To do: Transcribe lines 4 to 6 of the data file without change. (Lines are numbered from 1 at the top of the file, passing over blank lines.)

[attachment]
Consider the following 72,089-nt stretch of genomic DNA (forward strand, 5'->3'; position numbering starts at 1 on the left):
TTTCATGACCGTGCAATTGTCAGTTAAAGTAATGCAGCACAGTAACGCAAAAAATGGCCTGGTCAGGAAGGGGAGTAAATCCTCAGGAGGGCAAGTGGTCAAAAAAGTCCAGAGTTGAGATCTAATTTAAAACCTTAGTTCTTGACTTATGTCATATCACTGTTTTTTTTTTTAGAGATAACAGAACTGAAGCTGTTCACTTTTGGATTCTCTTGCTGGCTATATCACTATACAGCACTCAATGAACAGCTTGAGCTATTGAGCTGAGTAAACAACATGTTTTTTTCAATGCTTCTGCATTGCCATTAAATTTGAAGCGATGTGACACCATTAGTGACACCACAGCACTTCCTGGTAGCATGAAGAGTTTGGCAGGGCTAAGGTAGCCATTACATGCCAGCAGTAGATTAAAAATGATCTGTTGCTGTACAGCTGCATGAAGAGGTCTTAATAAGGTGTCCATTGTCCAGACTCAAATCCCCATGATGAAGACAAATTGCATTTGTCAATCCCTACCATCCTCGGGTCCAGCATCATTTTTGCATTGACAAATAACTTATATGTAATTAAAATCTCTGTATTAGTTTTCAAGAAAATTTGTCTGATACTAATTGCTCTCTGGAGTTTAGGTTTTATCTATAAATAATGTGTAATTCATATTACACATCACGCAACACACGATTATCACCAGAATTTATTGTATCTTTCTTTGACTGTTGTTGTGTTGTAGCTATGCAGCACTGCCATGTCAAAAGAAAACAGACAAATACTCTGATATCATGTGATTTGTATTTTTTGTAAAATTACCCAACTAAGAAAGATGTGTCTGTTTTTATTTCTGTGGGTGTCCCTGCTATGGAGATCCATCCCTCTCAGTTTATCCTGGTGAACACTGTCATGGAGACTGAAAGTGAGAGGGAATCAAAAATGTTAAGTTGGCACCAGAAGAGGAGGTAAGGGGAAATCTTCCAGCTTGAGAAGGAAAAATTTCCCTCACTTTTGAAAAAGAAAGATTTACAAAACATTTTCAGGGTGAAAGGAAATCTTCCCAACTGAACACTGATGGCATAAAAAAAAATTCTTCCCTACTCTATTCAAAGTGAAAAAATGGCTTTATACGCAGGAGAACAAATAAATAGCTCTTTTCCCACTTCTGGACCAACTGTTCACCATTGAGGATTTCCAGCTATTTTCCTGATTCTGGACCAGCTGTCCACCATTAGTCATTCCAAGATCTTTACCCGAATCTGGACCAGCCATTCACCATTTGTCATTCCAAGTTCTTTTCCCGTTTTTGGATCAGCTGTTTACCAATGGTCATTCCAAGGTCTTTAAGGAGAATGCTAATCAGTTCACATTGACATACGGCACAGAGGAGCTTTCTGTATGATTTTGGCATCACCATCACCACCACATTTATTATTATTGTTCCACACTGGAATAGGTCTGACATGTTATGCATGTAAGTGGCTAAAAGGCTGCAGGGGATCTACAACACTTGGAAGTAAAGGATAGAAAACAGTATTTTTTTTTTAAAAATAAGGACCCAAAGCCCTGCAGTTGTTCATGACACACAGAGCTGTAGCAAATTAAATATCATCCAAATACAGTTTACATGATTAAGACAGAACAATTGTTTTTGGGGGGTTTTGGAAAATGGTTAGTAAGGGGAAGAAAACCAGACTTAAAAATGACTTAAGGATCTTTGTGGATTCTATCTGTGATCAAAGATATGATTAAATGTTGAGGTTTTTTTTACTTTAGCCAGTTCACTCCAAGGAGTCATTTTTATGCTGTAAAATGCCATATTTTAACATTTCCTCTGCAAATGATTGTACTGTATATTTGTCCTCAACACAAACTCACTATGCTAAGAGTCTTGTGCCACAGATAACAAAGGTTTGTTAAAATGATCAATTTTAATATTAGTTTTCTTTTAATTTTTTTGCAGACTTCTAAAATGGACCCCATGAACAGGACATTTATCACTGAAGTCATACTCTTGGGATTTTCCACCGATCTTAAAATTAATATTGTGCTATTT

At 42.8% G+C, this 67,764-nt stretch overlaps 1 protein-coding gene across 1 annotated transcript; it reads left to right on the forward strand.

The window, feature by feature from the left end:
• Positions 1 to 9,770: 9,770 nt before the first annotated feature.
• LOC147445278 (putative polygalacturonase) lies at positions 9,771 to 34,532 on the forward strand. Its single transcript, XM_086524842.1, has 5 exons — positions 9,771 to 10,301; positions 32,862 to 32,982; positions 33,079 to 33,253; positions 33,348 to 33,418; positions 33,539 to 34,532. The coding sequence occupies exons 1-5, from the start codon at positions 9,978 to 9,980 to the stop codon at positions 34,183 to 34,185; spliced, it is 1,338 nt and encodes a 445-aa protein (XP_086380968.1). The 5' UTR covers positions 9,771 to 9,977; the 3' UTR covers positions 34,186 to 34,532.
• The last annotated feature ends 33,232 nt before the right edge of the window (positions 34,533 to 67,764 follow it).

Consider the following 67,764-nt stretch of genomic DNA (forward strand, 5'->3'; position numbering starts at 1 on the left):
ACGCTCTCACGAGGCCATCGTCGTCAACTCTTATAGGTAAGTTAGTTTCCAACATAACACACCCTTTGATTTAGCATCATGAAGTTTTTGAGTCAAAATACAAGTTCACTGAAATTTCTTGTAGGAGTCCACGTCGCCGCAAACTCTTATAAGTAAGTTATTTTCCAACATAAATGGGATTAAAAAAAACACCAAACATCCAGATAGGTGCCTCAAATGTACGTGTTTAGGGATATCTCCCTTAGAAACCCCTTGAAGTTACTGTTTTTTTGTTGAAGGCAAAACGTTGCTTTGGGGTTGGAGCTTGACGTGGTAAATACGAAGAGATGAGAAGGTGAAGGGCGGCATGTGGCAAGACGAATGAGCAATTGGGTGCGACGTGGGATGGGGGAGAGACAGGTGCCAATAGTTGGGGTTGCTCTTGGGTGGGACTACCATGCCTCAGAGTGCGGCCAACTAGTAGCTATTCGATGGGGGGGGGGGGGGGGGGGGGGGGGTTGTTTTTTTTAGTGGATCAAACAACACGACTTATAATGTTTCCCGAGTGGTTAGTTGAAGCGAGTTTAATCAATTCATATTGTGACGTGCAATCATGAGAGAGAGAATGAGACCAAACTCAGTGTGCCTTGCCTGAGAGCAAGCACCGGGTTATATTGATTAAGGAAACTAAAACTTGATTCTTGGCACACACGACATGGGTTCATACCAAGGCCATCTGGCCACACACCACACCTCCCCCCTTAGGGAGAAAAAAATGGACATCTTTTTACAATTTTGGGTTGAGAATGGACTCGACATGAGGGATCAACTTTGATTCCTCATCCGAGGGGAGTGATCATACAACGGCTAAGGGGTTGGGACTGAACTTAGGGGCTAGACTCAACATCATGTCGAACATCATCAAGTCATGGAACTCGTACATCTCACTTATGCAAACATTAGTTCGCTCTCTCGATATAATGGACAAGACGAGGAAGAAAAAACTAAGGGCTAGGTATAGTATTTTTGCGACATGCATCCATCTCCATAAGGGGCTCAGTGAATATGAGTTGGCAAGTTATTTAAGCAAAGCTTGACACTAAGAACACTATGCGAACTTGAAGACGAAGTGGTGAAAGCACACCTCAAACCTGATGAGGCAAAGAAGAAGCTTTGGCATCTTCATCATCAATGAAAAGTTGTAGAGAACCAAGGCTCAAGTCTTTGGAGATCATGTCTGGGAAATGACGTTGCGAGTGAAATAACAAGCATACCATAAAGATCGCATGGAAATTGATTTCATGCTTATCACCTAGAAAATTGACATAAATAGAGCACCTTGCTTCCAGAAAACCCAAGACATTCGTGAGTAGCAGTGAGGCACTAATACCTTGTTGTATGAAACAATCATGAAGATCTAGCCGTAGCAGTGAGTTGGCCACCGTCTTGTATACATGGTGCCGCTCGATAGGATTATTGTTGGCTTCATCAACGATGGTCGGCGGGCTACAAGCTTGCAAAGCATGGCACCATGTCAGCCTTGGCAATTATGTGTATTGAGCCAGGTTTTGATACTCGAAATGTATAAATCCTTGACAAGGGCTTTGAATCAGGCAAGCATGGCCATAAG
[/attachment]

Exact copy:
The window, feature by feature from the left end:
• Positions 1 to 9,770: 9,770 nt before the first annotated feature.
• LOC147445278 (putative polygalacturonase) lies at positions 9,771 to 34,532 on the forward strand. Its single transcript, XM_086524842.1, has 5 exons — positions 9,771 to 10,301; positions 32,862 to 32,982; positions 33,079 to 33,253; positions 33,348 to 33,418; positions 33,539 to 34,532. The coding sequence occupies exons 1-5, from the start codon at positions 9,978 to 9,980 to the stop codon at positions 34,183 to 34,185; spliced, it is 1,338 nt and encodes a 445-aa protein (XP_086380968.1). The 5' UTR covers positions 9,771 to 9,977; the 3' UTR covers positions 34,186 to 34,532.